Some years ago we went to a travel fair in Oslo, it is always nice to talk to the different people at different stands, get some gossip on where to go and what destinations are up and coming. And since Ørjan was in the industry back then, it was a place to meet new contacts from all over Europe who were all in the travel industry.
We had been looking for a Greek destination for a while, a couple of times we had visited one of the Greek islands, but we never found “our” island. We asked the Greek tourist board representatives where to go if we did NOT want discos, British pubs, German wiener vendors, no club Med, no beach lounge café del Mar lounges, no clubs for kids under 12 and as few Scandinavians as possible, and preferably a charter plane from Oslo. We also wanted nice small beaches and nice small restaurants with that great yummy Greek food. After a Greek huddle and a small discussion, the answer came: you should go to Karpathos!
It had just started out as a destination in the Apollo Travel’s charter programme, and they promised that the island was not developed too much, and that there was still a lot of authenticity, plenty of beaches and nice little tavernas. Sounded too good to be true but we booked our first week and it has forever after been “our” little Greek island, a little island no more than 50 kilometres long and 11 kilometres at the widest.
Karpathos is the second largest Greek Dodecanese island in the south-eastern Aegean Sea. Because of its remote location, Karpathos has preserved many peculiarities of dress, customs and dialect, the last resembling those of Crete and Cyprus. The population is no more than a bit over 6000 people, of course this balloons to around 20 000 in high season during summer. The island was connected with Rhodes in the ancient times, and it is mentioned in Homer’s Iliad. The island has a rather colourful and varied past. After the division of the Roman Empire in 395 AD it fell under Byzantine rule. In the early 1300s it was given to Italian rulers, first to Genovese corsairs, then to the Venetian Cornaro family. The Cornaro controlled Karpathos until 1538, when it passed into the possession of the Ottoman Turks. During the Greek war of independence from 1821-1822 the island rebelled but afterwards it again fell under Ottoman rule. The Ottoman rule ended in 1912 when the Italians invaded and occupied the island and the rest of the Dodocanese islands during the Italo-Turkish wars of 1911-1912. It remained Italian until after the Second World War when Italy ceded the islands to the Greeks and the island together with all the other Dodecanese islands joined the Kingdom of Greece on the 7th of March 1948.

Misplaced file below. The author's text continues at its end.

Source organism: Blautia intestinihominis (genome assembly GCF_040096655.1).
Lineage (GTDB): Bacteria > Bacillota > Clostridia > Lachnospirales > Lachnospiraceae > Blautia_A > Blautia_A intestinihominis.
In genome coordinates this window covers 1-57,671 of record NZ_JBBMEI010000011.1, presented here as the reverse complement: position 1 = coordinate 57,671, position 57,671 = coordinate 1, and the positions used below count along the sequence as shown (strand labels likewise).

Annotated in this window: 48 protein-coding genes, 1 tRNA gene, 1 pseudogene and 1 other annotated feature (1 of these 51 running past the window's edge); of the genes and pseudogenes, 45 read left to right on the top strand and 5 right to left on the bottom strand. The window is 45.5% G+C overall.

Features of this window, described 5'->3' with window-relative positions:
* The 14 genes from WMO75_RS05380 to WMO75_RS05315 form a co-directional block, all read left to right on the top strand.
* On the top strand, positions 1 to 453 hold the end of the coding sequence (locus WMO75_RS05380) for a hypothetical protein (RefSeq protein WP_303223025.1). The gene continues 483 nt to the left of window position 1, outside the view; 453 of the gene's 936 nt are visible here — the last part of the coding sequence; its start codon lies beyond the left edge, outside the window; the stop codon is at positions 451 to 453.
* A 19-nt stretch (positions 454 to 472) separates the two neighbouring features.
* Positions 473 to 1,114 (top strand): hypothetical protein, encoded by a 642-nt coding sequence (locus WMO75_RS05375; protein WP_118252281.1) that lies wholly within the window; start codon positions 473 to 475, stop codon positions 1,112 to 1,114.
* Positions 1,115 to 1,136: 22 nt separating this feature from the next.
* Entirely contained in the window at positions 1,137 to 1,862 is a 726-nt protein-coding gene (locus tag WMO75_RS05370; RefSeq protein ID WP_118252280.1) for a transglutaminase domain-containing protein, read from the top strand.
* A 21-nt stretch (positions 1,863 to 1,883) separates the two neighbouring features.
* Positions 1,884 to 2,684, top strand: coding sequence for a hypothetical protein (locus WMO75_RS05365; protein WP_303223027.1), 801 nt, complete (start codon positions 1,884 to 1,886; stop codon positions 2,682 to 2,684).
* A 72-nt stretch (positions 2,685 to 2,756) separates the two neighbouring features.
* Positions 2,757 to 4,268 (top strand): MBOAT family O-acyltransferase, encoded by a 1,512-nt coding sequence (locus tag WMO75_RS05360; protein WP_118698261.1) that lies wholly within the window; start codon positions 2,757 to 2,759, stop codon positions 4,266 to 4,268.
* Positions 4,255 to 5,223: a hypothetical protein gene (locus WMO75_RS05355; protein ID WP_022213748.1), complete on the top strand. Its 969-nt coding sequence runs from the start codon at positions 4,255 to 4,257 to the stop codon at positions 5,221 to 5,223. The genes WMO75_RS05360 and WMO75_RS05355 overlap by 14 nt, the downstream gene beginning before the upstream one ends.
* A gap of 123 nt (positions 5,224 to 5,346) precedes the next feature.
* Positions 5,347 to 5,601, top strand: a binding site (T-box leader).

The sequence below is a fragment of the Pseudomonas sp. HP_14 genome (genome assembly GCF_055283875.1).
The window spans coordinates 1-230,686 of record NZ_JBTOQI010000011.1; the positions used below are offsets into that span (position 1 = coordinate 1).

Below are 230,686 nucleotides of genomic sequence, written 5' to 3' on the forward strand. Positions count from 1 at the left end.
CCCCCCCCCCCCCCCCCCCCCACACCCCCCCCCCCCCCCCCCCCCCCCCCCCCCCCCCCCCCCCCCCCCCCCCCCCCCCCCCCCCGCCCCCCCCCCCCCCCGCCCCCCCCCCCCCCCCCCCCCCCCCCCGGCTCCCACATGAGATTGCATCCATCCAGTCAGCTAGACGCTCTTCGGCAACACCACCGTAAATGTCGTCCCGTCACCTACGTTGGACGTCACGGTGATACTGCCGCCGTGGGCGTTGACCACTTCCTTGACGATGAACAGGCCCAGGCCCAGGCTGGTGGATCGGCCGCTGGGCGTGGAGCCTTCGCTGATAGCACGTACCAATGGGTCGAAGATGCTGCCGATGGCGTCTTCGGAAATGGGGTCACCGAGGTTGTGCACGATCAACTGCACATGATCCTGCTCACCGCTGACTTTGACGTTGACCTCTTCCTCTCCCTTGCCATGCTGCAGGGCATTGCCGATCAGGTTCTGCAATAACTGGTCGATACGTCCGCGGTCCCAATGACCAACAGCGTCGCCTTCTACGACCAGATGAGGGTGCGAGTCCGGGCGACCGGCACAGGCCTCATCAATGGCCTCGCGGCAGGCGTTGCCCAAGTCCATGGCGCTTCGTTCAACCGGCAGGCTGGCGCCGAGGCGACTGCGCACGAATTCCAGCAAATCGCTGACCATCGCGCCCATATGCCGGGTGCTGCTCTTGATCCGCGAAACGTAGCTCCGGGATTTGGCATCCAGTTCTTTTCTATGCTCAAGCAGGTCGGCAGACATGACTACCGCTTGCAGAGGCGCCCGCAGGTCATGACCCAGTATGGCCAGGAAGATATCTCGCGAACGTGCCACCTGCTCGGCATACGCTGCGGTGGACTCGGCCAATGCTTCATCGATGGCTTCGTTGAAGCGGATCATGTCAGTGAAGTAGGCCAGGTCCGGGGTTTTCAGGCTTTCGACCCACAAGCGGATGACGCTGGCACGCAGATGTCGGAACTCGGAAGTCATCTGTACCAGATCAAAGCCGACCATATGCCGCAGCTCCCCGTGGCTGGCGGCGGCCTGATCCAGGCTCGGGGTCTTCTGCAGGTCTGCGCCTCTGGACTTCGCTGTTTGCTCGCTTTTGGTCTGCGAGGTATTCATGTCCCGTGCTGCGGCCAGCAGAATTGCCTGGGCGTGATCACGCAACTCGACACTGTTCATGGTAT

Another thing we noticed when we visited the first time was that many of the staff in the hotels, restaurants and small bars all spoke fluent American, with a Brooklyn accent. We got curious and had to ask why this was, and they told us that in the late 1940s and 1950s due to economic problems after WWII, many Karpathians emigrated to the U.S. eastern seaboard cities. And that is why Karpathos today has a significant Greek American constituent who have returned to the island and invested heavily in the hospitality industry and the general infrastructure of the island. The people we met who worked in the hotels and restaurants were all living in the U.S. in winter and came to work in their family’s business for summer “holidays” and to see their families of course.
The beaches of Karpathos island can be divided into four large groups: the beaches on the east coast are smaller and gravelly but with less wind than the beaches on the western part.
The beaches of the southern part of the island, near the airport, are made of fine white sand. If you find the “secret” dirt road running behind the airport, it will take you to one of the most beautiful beaches in the Greek islands, Paralia and Diakoftis beach. Just stunning and with few people they are worth a visit any day of the week. It can be quite windy in Karpathos, and that is perhaps why there is terrific kiting and windsurfing in Agrilaopotamos beach, not far from the airport.